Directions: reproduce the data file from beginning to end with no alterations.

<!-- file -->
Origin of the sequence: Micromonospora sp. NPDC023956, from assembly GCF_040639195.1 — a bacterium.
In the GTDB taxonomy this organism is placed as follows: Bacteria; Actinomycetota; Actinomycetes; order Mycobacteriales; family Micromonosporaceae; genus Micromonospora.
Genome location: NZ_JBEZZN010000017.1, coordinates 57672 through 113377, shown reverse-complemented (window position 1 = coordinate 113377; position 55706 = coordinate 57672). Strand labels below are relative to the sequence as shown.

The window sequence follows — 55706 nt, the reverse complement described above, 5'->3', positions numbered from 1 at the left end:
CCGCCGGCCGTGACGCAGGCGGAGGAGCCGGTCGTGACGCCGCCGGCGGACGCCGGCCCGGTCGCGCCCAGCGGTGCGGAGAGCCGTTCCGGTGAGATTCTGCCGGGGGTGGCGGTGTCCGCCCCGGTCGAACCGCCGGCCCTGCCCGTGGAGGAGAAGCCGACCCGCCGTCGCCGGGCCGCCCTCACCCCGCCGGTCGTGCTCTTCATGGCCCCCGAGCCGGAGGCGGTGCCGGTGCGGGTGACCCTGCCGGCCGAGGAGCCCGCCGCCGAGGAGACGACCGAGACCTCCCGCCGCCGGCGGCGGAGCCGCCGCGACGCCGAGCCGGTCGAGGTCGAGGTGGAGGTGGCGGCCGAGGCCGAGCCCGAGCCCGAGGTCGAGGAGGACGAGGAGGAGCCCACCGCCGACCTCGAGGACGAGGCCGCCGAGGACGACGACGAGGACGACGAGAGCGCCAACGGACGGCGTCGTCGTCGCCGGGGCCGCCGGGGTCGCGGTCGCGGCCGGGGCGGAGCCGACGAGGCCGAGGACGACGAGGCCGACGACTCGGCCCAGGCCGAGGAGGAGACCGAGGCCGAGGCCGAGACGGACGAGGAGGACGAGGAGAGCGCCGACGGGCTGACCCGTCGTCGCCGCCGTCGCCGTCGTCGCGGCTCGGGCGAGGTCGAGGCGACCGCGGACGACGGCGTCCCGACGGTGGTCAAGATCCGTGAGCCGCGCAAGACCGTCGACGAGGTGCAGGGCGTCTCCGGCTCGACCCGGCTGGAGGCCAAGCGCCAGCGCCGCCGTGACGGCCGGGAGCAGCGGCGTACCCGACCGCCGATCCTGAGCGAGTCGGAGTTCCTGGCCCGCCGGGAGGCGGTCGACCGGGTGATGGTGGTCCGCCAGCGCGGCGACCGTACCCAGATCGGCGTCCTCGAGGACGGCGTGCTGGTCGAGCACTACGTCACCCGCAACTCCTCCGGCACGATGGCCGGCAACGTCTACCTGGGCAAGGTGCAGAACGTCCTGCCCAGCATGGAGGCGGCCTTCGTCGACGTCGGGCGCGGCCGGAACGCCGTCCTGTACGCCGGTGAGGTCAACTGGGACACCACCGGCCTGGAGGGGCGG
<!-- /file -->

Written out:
Origin of the sequence: Micromonospora sp. NPDC023956, from assembly GCF_040639195.1 — a bacterium.
In the GTDB taxonomy this organism is placed as follows: Bacteria; Actinomycetota; Actinomycetes; order Mycobacteriales; family Micromonosporaceae; genus Micromonospora.
Genome location: NZ_JBEZZN010000017.1, coordinates 57672 through 113377, shown reverse-complemented (window position 1 = coordinate 113377; position 55706 = coordinate 57672). Strand labels below are relative to the sequence as shown.

The window sequence follows — 55706 nt, the reverse complement described above, 5'->3', positions numbered from 1 at the left end:
CCGCCGGCCGTGACGCAGGCGGAGGAGCCGGTCGTGACGCCGCCGGCGGACGCCGGCCCGGTCGCGCCCAGCGGTGCGGAGAGCCGTTCCGGTGAGATTCTGCCGGGGGTGGCGGTGTCCGCCCCGGTCGAACCGCCGGCCCTGCCCGTGGAGGAGAAGCCGACCCGCCGTCGCCGGGCCGCCCTCACCCCGCCGGTCGTGCTCTTCATGGCCCCCGAGCCGGAGGCGGTGCCGGTGCGGGTGACCCTGCCGGCCGAGGAGCCCGCCGCCGAGGAGACGACCGAGACCTCCCGCCGCCGGCGGCGGAGCCGCCGCGACGCCGAGCCGGTCGAGGTCGAGGTGGAGGTGGCGGCCGAGGCCGAGCCCGAGCCCGAGGTCGAGGAGGACGAGGAGGAGCCCACCGCCGACCTCGAGGACGAGGCCGCCGAGGACGACGACGAGGACGACGAGAGCGCCAACGGACGGCGTCGTCGTCGCCGGGGCCGCCGGGGTCGCGGTCGCGGCCGGGGCGGAGCCGACGAGGCCGAGGACGACGAGGCCGACGACTCGGCCCAGGCCGAGGAGGAGACCGAGGCCGAGGCCGAGACGGACGAGGAGGACGAGGAGAGCGCCGACGGGCTGACCCGTCGTCGCCGCCGTCGCCGTCGTCGCGGCTCGGGCGAGGTCGAGGCGACCGCGGACGACGGCGTCCCGACGGTGGTCAAGATCCGTGAGCCGCGCAAGACCGTCGACGAGGTGCAGGGCGTCTCCGGCTCGACCCGGCTGGAGGCCAAGCGCCAGCGCCGCCGTGACGGCCGGGAGCAGCGGCGTACCCGACCGCCGATCCTGAGCGAGTCGGAGTTCCTGGCCCGCCGGGAGGCGGTCGACCGGGTGATGGTGGTCCGCCAGCGCGGCGACCGTACCCAGATCGGCGTCCTCGAGGACGGCGTGCTGGTCGAGCACTACGTCACCCGCAACTCCTCCGGCACGATGGCCGGCAACGTCTACCTGGGCAAGGTGCAGAACGTCCTGCCCAGCATGGAGGCGGCCTTCGTCGACGTCGGGCGCGGCCGGAACGCCGTCCTGTACGCCGGTGAGGTCAACTGGGACACCACCGGCCTGGAGGGGCGG